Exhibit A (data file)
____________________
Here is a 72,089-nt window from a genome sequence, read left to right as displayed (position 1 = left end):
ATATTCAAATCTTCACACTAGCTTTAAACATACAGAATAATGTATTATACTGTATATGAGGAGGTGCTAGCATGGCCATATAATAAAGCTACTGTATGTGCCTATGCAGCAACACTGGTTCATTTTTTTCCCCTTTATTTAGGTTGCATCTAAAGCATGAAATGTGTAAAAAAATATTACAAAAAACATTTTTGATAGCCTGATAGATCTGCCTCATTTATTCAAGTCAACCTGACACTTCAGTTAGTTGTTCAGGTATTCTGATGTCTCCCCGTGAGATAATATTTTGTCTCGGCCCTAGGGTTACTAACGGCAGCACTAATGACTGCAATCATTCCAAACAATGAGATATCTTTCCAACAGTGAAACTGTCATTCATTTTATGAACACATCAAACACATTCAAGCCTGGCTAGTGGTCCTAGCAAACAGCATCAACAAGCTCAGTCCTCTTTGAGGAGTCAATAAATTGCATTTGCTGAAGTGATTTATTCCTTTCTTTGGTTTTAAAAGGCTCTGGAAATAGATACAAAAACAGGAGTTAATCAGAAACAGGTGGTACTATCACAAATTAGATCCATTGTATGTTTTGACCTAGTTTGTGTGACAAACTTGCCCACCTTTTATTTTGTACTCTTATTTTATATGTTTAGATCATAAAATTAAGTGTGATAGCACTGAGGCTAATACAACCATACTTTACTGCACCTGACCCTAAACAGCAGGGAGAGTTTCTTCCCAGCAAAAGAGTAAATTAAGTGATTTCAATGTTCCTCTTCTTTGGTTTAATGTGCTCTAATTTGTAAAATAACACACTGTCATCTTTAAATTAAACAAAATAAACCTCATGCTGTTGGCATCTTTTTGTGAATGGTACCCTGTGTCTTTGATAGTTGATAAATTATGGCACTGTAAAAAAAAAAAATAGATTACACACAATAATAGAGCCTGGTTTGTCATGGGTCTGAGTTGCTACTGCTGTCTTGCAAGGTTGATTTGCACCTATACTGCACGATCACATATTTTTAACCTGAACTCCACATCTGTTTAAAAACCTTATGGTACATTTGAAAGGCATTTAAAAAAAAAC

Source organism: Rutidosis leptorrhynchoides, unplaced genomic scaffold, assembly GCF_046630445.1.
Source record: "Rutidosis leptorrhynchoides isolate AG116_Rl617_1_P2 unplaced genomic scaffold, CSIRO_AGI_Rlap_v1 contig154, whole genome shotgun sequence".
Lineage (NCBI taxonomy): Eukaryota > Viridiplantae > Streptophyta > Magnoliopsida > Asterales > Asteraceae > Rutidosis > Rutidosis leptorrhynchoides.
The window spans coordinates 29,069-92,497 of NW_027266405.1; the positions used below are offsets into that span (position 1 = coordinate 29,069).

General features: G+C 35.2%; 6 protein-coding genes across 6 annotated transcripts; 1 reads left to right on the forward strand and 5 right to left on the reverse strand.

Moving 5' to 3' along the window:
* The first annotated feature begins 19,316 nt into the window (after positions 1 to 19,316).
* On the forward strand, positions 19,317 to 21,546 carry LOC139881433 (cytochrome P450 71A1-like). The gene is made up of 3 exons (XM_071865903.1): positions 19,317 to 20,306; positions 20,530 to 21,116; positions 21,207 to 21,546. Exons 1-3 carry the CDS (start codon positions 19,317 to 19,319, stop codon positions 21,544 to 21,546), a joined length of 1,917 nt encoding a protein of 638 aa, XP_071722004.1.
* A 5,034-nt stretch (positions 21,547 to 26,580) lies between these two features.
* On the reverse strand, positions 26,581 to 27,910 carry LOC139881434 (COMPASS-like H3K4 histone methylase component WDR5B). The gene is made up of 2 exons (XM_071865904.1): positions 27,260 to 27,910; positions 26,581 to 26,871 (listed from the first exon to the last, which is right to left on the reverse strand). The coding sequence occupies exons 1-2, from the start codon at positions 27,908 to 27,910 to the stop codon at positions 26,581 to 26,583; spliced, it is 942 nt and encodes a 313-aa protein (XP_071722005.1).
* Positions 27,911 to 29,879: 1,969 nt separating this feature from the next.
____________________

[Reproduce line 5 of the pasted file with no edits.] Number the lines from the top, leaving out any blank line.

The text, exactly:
Lineage (NCBI taxonomy): Eukaryota > Viridiplantae > Streptophyta > Magnoliopsida > Asterales > Asteraceae > Rutidosis > Rutidosis leptorrhynchoides.